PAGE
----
U.S. Department of Transportation Secretary Pete Buttigieg visited Indianapolis Thursday to highlight investments in workforce and infrastructure.
Buttigieg toured a Sheet Metal Workers apprenticeship training shop on Indianapolis’s north side. During the visit, the secretary said the Bipartisan Infrastructure Law is enabling billions in investment across numerous sectors.
“From the raw materials themselves, to most of all the skills and the readiness of the workforce that are going to shape those materials into the factories, and the roads and the bridges and the airports that we're going to be counting on for the rest of our lives,” Buttigieg said.
More than $4.6 billion in funding from the act has already been announced for Indiana. A majority of that money is for transportation projects, but other funds go toward clean water and high-speed internet.
The act authorizes up to $108 billion in spending across the country. Buttigieg said the Biden administration worked hard to bring the investment to Indiana and other states.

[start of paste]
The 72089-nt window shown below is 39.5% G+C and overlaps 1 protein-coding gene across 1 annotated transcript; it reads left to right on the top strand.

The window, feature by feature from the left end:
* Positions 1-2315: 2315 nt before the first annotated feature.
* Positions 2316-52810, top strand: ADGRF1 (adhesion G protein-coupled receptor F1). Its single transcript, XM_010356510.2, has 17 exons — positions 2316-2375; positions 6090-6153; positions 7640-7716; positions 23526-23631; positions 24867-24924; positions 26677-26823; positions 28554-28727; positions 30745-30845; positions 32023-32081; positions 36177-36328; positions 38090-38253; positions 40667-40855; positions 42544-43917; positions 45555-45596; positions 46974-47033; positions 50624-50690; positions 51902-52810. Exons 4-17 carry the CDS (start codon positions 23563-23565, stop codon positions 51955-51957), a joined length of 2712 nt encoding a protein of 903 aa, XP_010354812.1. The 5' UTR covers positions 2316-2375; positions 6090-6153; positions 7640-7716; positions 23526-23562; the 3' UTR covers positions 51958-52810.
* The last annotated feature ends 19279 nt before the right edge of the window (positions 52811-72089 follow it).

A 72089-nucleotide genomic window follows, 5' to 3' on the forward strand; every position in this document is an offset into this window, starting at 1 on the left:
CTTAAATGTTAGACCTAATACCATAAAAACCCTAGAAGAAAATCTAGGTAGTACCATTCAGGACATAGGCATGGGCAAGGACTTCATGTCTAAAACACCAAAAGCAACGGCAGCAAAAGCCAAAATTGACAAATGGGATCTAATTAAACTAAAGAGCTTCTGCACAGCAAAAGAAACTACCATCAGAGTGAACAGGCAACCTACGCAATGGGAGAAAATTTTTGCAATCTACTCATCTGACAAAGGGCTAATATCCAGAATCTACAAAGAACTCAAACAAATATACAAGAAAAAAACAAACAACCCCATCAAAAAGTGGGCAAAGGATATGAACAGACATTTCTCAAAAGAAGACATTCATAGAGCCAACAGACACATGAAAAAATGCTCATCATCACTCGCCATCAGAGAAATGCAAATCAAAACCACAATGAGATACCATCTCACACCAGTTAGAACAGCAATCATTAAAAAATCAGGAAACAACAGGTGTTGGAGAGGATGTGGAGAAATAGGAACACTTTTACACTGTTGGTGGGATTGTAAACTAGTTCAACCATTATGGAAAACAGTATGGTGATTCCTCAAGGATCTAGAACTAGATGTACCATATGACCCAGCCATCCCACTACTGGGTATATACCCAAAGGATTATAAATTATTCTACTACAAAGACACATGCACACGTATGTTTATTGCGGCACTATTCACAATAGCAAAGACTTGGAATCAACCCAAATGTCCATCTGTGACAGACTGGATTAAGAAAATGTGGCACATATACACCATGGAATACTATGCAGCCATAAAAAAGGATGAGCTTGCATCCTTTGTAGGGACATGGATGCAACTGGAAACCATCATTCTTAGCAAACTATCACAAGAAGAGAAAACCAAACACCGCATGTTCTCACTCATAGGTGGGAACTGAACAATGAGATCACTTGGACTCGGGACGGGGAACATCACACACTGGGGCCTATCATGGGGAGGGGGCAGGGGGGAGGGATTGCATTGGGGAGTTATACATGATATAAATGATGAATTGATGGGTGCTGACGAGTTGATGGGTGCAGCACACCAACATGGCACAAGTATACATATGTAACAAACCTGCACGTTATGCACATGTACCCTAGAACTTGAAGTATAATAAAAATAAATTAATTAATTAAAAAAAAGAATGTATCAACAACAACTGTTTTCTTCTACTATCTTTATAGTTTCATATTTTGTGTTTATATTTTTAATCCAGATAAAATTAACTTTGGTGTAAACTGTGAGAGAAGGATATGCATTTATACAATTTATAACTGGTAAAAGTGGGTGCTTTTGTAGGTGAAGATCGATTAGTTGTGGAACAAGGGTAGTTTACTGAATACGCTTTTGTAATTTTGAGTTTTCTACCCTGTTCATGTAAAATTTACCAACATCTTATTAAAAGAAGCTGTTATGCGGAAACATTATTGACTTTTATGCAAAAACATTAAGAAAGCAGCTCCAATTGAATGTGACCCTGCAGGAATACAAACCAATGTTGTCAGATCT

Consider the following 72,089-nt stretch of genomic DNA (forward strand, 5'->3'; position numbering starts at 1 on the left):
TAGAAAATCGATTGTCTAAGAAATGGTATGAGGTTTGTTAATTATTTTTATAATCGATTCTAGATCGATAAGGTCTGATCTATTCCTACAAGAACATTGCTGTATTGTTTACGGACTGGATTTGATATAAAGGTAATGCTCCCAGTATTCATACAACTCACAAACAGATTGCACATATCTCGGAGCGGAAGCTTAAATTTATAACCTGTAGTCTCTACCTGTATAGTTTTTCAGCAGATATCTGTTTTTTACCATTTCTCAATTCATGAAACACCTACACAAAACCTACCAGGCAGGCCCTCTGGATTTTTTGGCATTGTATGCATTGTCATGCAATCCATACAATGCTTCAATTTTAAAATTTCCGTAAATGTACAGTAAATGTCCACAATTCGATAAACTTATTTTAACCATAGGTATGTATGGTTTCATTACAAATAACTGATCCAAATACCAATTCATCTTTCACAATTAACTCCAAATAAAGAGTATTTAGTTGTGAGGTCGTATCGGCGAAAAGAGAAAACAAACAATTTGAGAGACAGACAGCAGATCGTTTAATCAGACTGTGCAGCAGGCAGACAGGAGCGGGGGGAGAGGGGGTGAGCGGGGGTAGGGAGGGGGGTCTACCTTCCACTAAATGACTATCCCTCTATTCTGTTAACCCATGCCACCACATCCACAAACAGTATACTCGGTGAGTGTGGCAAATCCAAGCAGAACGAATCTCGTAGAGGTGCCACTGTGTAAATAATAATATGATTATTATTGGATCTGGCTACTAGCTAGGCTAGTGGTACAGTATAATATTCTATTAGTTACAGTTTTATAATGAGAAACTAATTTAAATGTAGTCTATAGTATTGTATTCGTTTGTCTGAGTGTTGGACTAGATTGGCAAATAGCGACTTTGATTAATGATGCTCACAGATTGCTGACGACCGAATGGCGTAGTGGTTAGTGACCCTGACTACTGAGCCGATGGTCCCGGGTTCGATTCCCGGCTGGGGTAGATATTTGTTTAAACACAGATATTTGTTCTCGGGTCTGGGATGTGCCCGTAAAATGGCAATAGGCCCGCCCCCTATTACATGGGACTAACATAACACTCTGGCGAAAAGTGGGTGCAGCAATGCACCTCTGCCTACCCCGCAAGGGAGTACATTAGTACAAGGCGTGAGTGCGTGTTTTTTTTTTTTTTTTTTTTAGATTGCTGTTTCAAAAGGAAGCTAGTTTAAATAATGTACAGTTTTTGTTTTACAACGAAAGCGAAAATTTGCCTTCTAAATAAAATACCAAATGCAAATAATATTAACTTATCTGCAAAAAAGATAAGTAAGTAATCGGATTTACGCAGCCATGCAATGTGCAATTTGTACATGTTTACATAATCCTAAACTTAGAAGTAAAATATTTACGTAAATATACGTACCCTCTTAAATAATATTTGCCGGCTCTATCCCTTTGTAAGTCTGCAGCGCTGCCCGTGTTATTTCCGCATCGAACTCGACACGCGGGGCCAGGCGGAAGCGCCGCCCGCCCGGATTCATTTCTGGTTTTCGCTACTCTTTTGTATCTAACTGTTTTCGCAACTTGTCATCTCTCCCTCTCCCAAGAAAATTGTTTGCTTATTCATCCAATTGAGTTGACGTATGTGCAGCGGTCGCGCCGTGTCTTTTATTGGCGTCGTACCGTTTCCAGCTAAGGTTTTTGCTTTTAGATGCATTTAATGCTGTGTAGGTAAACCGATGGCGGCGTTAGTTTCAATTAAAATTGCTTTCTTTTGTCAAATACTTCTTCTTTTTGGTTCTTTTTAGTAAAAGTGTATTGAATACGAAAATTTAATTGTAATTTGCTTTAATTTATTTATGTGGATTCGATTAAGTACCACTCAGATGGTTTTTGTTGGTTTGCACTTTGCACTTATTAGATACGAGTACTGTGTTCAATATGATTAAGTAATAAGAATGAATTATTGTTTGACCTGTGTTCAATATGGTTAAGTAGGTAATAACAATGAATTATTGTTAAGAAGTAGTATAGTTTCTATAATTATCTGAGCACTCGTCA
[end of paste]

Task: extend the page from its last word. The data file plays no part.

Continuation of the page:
“The political obituary of the bipartisan infrastructure law must have been written a half a dozen times before it actually passed,” he said.
AFL-CIO President Liz Shuler joined Buttigieg for the tour of the training facility and said there’s more support for trade work and unions.
“I'm hearing the same things – I'm hearing ‘I need to make more money. I need a stable job. I'm one, you know, bad break away, whether it's a car repair and unpaid sick day away from not making my rent. I wish I had more power over my life and my future’,” Shuler said.
The Sheet Metal shop currently has its highest-ever number of apprentices. Democratic U.S. Rep. Andre Carson said the jobs created by the law will benefit the Hoosier state.
“It's about keeping good paying, steady and plentiful jobs where they belong right here in Indiana,” Carson said.
Buttigieg also met with Indianapolis Mayor Joe Hogsett to highlight new federal funding that will help the city convert roads to 2-way streets, improve sidewalks and trails. Money for a study of plans for the I-65/70 South Split was also highlighted. That project seeks to reconnect neighborhoods that were fractured when the highway was first completed.
Contact WFYI city government and policy reporter Jill Sheridan at firstname.lastname@example.org.